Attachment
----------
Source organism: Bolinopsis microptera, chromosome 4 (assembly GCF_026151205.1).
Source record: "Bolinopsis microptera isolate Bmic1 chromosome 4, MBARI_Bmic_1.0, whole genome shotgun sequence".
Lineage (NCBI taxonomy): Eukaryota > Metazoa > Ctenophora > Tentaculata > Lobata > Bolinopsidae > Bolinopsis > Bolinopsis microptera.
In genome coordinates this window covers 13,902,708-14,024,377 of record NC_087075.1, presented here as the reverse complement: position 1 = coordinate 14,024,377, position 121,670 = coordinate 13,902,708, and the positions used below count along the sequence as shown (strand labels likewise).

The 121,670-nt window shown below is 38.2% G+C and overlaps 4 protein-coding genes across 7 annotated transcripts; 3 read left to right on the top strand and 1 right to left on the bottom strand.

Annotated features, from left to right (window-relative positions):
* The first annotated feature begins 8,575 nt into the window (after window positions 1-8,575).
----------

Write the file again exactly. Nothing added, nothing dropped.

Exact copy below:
Source organism: Bolinopsis microptera, chromosome 4 (assembly GCF_026151205.1).
Source record: "Bolinopsis microptera isolate Bmic1 chromosome 4, MBARI_Bmic_1.0, whole genome shotgun sequence".
Lineage (NCBI taxonomy): Eukaryota > Metazoa > Ctenophora > Tentaculata > Lobata > Bolinopsidae > Bolinopsis > Bolinopsis microptera.
In genome coordinates this window covers 13,902,708-14,024,377 of record NC_087075.1, presented here as the reverse complement: position 1 = coordinate 14,024,377, position 121,670 = coordinate 13,902,708, and the positions used below count along the sequence as shown (strand labels likewise).

The 121,670-nt window shown below is 38.2% G+C and overlaps 4 protein-coding genes across 7 annotated transcripts; 3 read left to right on the top strand and 1 right to left on the bottom strand.

Annotated features, from left to right (window-relative positions):
* The first annotated feature begins 8,575 nt into the window (after window positions 1-8,575).